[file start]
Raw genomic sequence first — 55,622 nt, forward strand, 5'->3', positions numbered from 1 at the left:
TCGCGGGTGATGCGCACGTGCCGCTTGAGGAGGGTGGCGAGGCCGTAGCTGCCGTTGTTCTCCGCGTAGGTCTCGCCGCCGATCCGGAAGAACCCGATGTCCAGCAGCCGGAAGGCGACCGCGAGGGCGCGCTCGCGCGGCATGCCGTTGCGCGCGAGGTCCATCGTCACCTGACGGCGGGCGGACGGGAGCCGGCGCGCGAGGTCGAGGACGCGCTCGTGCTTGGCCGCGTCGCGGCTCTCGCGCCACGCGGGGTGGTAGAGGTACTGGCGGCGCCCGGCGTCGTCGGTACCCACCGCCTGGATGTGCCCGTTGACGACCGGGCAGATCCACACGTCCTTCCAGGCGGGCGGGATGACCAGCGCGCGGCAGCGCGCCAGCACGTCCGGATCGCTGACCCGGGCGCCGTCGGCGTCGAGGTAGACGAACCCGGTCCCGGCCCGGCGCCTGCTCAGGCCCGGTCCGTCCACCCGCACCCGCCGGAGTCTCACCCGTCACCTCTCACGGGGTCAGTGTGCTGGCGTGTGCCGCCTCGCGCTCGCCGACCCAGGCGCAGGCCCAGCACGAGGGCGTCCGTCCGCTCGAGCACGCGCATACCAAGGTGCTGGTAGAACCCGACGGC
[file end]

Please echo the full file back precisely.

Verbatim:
Raw genomic sequence first — 55,622 nt, forward strand, 5'->3', positions numbered from 1 at the left:
TCGCGGGTGATGCGCACGTGCCGCTTGAGGAGGGTGGCGAGGCCGTAGCTGCCGTTGTTCTCCGCGTAGGTCTCGCCGCCGATCCGGAAGAACCCGATGTCCAGCAGCCGGAAGGCGACCGCGAGGGCGCGCTCGCGCGGCATGCCGTTGCGCGCGAGGTCCATCGTCACCTGACGGCGGGCGGACGGGAGCCGGCGCGCGAGGTCGAGGACGCGCTCGTGCTTGGCCGCGTCGCGGCTCTCGCGCCACGCGGGGTGGTAGAGGTACTGGCGGCGCCCGGCGTCGTCGGTACCCACCGCCTGGATGTGCCCGTTGACGACCGGGCAGATCCACACGTCCTTCCAGGCGGGCGGGATGACCAGCGCGCGGCAGCGCGCCAGCACGTCCGGATCGCTGACCCGGGCGCCGTCGGCGTCGAGGTAGACGAACCCGGTCCCGGCCCGGCGCCTGCTCAGGCCCGGTCCGTCCACCCGCACCCGCCGGAGTCTCACCCGTCACCTCTCACGGGGTCAGTGTGCTGGCGTGTGCCGCCTCGCGCTCGCCGACCCAGGCGCAGGCCCAGCACGAGGGCGTCCGTCCGCTCGAGCACGCGCATACCAAGGTGCTGGTAGAACCCGACGGC